The Costume Party, by Victoria Chess. (Translated from the French, Un si beau bal.) Summary: "On a rainy day, Madame Coco and her dogs have a costume party." Since that doesn't truly convey the "interesting" part of this one, let me explain. In a book where Madame Coco's five pet bull terriers sew their own costumes and decorate the living room with streamers, balloons and strings of lights, you can tell in every picture by the presence of one set of body parts or another which ones are the boy dogs (two of them) and which are the girl dogs (three of them). (Madame Coco also awards a prize for the best costume, but since she can't pick one she gives it to all of the dogs to share: a pet cat.)
Potty Poo-poo Wee-wee!, by Colin McNaughton. Summary: "When everyone tells Littlesaurus to use his potty, he ignores them and exclaims 'Potty poo poo wee wee!' until his grandmother gives him some important information." What the summary leaves out is that throughout the book, instead of using the potty when people tell him to, Littlesaurus (who constantly wears bright orange pants, red Converse high-tops, and a purple baseball cap) leaves head-sized steaming (yes, steaming) piles of poo wherever he is at the time--including at school and on the beach. And the important information granny tells him? That his father did exactly the same thing at the same age. Gosh, what a great way to be an enabler of inappropriate behavior and to undercut your kids' parenting, granny. Then Daddysaurus yells at the kid that he doesn't care if the kid never uses the potty, which magically causes the contrary kid to decide to use it, at which point everyone else repeats Littlesaurus' rude exclamation. End of book.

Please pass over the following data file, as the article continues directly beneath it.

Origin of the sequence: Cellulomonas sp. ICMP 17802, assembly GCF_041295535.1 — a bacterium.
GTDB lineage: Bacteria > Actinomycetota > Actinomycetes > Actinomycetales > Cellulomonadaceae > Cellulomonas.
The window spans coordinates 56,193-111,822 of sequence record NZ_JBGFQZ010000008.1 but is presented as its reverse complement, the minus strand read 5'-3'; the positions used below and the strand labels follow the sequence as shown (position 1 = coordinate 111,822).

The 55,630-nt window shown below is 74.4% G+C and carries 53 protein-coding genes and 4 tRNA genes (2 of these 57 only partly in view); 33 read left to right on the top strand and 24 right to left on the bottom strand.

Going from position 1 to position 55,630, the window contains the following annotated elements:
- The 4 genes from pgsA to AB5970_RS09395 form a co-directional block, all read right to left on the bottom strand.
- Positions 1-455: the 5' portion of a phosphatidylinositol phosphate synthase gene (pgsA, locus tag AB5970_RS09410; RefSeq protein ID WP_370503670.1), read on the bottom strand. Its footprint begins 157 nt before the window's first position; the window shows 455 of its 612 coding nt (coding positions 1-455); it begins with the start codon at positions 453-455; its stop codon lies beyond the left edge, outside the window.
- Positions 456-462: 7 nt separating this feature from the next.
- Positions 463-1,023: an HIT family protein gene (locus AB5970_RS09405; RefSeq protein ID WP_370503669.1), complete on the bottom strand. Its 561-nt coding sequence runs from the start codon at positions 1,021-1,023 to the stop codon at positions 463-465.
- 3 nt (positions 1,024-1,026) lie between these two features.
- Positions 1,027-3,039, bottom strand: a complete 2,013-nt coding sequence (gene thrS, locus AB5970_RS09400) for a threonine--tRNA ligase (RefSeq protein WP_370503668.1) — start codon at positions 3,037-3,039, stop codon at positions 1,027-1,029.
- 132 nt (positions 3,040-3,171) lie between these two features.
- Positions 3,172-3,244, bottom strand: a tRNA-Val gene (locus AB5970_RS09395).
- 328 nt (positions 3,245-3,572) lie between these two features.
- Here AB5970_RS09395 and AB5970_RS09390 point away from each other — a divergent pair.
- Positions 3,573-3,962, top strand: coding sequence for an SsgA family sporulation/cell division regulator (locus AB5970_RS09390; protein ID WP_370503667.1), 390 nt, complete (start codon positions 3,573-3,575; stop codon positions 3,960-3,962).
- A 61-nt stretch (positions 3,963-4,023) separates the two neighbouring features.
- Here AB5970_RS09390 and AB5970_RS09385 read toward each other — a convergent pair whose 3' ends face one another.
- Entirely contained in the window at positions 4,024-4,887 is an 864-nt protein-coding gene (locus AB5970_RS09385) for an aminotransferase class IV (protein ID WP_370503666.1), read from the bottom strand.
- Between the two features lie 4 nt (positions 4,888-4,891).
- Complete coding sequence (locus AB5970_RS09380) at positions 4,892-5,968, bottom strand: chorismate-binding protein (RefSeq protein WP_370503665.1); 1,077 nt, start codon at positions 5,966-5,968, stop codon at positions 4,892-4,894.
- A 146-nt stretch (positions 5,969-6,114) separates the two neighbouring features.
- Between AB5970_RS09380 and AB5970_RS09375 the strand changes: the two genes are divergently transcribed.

Snog the Frog, by Tony Bonning. Summary "Snog the Frog lives in a pond near a castle. In the castle lives a little princess. If she kisses Snog the Frog will he turn into a prince?" Nice job spoiling the point of the book in the title there. And no, the frog doesn't turn into a prince--but not for lack of urging the princess to kiss him, then kiss him again, then kiss him again, thereby making him "feel like a prince." (And yes, that's the punchline of the book.)
Seven Spunky Monkeys, by Jackie French Koller. Summary: "One by one, seven monkeys who go out to have a good time wind up falling in love over the course of a week." How can one read that title and that summary and not have one's mind dive straight for the gutter?
Feudalism: Serf & Turf